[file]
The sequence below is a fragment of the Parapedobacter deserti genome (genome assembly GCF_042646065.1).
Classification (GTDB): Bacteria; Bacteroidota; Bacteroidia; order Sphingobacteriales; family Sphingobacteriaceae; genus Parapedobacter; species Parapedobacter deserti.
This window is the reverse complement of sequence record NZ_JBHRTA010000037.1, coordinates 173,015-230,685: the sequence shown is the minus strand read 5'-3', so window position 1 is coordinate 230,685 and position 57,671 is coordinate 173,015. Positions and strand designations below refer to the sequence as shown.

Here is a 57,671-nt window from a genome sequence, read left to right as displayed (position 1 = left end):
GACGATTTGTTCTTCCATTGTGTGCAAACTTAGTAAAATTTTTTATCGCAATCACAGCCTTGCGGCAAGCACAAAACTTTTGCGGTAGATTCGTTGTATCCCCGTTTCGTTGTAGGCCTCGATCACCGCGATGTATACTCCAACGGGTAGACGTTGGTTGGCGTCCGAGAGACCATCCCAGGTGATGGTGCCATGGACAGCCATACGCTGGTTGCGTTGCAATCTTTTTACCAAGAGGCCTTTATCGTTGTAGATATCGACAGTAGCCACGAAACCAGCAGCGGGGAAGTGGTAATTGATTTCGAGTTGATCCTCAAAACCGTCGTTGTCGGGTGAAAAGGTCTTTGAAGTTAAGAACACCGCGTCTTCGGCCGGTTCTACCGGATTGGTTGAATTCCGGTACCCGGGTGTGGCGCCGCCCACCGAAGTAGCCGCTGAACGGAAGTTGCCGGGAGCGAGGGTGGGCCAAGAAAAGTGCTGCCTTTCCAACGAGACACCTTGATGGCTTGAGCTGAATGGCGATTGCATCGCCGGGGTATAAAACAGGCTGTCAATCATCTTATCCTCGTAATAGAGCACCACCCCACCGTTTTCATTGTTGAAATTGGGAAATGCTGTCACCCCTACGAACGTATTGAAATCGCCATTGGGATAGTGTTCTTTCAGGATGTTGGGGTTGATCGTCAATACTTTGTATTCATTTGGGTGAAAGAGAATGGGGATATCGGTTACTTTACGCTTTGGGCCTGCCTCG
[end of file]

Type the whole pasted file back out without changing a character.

The sequence below is a fragment of the Parapedobacter deserti genome (genome assembly GCF_042646065.1).
Classification (GTDB): Bacteria; Bacteroidota; Bacteroidia; order Sphingobacteriales; family Sphingobacteriaceae; genus Parapedobacter; species Parapedobacter deserti.
This window is the reverse complement of sequence record NZ_JBHRTA010000037.1, coordinates 173,015-230,685: the sequence shown is the minus strand read 5'-3', so window position 1 is coordinate 230,685 and position 57,671 is coordinate 173,015. Positions and strand designations below refer to the sequence as shown.

Here is a 57,671-nt window from a genome sequence, read left to right as displayed (position 1 = left end):
GACGATTTGTTCTTCCATTGTGTGCAAACTTAGTAAAATTTTTTATCGCAATCACAGCCTTGCGGCAAGCACAAAACTTTTGCGGTAGATTCGTTGTATCCCCGTTTCGTTGTAGGCCTCGATCACCGCGATGTATACTCCAACGGGTAGACGTTGGTTGGCGTCCGAGAGACCATCCCAGGTGATGGTGCCATGGACAGCCATACGCTGGTTGCGTTGCAATCTTTTTACCAAGAGGCCTTTATCGTTGTAGATATCGACAGTAGCCACGAAACCAGCAGCGGGGAAGTGGTAATTGATTTCGAGTTGATCCTCAAAACCGTCGTTGTCGGGTGAAAAGGTCTTTGAAGTTAAGAACACCGCGTCTTCGGCCGGTTCTACCGGATTGGTTGAATTCCGGTACCCGGGTGTGGCGCCGCCCACCGAAGTAGCCGCTGAACGGAAGTTGCCGGGAGCGAGGGTGGGCCAAGAAAAGTGCTGCCTTTCCAACGAGACACCTTGATGGCTTGAGCTGAATGGCGATTGCATCGCCGGGGTATAAAACAGGCTGTCAATCATCTTATCCTCGTAATAGAGCACCACCCCACCGTTTTCATTGTTGAAATTGGGAAATGCTGTCACCCCTACGAACGTATTGAAATCGCCATTGGGATAGTGTTCTTTCAGGATGTTGGGGTTGATCGTCAATACTTTGTATTCATTTGGGTGAAAGAGAATGGGGATATCGGTTACTTTACGCTTTGGGCCTGCCTCG